Load test your web application with Apache JMeter

Stress Level

Article from Issue 181/2015
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Find out how your web server performs under fire with Apache's JMeter testing tool.

Administrators and developers panic if a site is strained by the sheer number of visitors – the web shop collapses under the onslaught of customers and only the disk LEDs show signs of life. At those moments, many a thoughtful admin wishes they had taken the time for a stress test.

It is good practice to subject web applications to an extensive load test to avoid unfortunate surprises during production. Only through testing can application developers and responsible webmasters reliably determine which features perform well and which don't.

The Apache Software Foundation offers a very mature application called JMeter [1] as a tool for testing websites. Stefano Mazzocchi, born in Italy and now employed at Google in the US, began to develop JMeter in 1998 in order to complete load tests on the Apache Tomcat server. Mazzocchi, who has been a member of the Apache Jakarta Project Management Committee (PMC) since 1999, then carried on with the tool as a Jakarta sub-project. JMeter, which occupies a niche similar to the Grinder 3 testing tool [2], has been an independent Apache top-level project since 2011.

Several versions of JMeter are released each year. The current version, JMeter 2.13, supports the HTTP, SOAP, FTP, JDBC, MongoDB, LDAP, JMS, AJP, TCP, SMTP, POP3, and IMAP protocols, as well as their encrypted counterparts.

The JMeter documentation specifies a Java Runtime Environment (JRE, at least version 6, but also 8) and appropriate drivers. Pre-configured templates for popular web applications, such as WordPress, are available on the Internet [3], and you can expand JMeter functionality using scripts in different programming languages and plugins [4].

More on JMeter

JMeter is designed to simulate the effect of real web traffic. The traffic appears to the web server as a rush of incoming connections from browsers on the network. JMeter supports many common web protocols, and a helpful GUI makes it easy to configure, organize, and launch new tests. The user has a range of options for displaying output graphically for easy analysis.

Although JMeter might appear as a browser to the web server, the documentation points out that "JMeter is not a browser." According to the project website, "JMeter looks like a browser (or rather, multiple browsers); however, JMeter does not perform all the actions supported by browsers. In particular, JMeter does not execute the JavaScript found in HTML pages. Nor does it render the HTML pages as a browser does (it's possible to view the response as HTML etc., but the timings are not included in any samples, and only one sample in one thread is ever viewed at a time)." JMeter is an effective testing tool in spite of these limitations, but you'll need to be aware of what it does and doesn't do to interpret the results.

Taking Action with a Test Plan

You can call JMeter using the jmeter.sh script in the $JMETER_HOME/bin directory. Look in the same directory for the jmeter.log logfile, which you should analyze if errors occur.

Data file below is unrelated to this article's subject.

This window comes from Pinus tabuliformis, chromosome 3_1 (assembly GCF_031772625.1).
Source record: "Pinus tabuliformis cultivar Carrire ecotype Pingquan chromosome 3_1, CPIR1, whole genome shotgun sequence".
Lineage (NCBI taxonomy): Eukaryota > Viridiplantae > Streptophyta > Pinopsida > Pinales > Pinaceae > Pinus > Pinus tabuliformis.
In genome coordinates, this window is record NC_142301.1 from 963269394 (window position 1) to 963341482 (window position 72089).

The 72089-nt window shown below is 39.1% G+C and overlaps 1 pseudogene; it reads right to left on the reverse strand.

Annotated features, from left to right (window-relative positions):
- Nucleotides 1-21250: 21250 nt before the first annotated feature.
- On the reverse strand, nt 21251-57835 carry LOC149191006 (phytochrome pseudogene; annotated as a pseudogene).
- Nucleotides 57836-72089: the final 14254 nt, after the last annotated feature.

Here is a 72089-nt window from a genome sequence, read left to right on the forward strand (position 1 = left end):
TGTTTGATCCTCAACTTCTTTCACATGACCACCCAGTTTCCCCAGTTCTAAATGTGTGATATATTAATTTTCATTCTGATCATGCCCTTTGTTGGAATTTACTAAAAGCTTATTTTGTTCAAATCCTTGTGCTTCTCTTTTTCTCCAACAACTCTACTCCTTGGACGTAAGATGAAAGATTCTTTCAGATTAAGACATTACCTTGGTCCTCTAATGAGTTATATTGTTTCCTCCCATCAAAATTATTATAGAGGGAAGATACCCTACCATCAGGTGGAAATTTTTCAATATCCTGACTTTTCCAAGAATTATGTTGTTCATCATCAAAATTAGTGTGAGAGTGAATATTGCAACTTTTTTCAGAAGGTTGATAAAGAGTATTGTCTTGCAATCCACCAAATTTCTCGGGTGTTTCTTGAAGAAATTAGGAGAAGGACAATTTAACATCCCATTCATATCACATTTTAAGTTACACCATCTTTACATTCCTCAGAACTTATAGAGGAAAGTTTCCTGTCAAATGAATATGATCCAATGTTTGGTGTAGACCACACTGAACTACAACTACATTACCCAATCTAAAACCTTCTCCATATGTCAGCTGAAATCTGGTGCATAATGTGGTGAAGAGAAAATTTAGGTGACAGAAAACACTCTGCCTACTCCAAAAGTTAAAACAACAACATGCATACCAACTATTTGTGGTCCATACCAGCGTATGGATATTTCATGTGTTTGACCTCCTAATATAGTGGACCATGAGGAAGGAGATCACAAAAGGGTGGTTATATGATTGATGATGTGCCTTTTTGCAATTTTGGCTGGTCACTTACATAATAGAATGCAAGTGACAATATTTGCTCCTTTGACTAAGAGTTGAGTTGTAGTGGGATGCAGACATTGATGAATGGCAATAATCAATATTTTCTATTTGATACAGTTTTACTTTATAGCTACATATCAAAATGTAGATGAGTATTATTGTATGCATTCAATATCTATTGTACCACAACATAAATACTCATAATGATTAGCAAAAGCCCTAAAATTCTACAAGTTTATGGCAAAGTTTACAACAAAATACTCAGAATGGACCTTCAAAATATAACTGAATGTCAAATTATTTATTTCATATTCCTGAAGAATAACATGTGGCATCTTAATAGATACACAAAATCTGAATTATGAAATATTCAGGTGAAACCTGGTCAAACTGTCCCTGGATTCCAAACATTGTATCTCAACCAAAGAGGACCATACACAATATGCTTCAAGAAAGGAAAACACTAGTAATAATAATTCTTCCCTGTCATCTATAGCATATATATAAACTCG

The procedure for a JMeter test is defined through a test plan. Start with the templates in the bin/templates or printable_docs/demos directories and customize the templates as desired. Choose Templates in the JMeter File menu and select Building a Web Test Plan from the available templates. The example template sets two requests for the jmeter.apache.org host and the / and /changes.html pages and displays the result as a graph.

The other way to build a test plan is to create one from scratch. Test plans are written in XML format without an XSD schema. You can, however, convert the plan into HTML for documentation via a style sheet:

extras/schematic.cmd <Testplan>.jmx

A recorder supplied with JMeter is the third and most convenient method for creating a test script. First enter the JMeter server proxy address in your web browser with port 8888 and localhost; then, call up the template for the test script recorder and start it. Now record all calls the user completes in the browser. You can manually add the test script recorder element to the icon workbench using Add | Non-Test Elements | HTTP(S) Test Script Recorder. This technique is particularly useful for more complex page visits with registration.

Once the recording is complete, you can add variables to adapt it for different environments and hostnames (Figure 1).

Figure 1: A simple web test plan with configuration elements.

Expanding Test Plans

JMeter creates simulated users in thread groups and gives you the option of defining warm-up or waiting times. The actual queries are called samplers. The simulated users can work with cookies, navigate logins, and fill in forms. Testers should verify the success of the results to distinguish between technical and professional errors.

Logic controllers manage the execution of individual parts of the test plan. Listener elements illustrate the test results as graphs or tables (Figure 2). The tester can specify parameters as customized configuration elements (User Defined Variables) at the beginning of the test plan or give them to JMeter as environment parameters. The great art is in designing the test plan so you can expand and configure it easily [5].

Figure 2: The result graph of an advanced web test plan.

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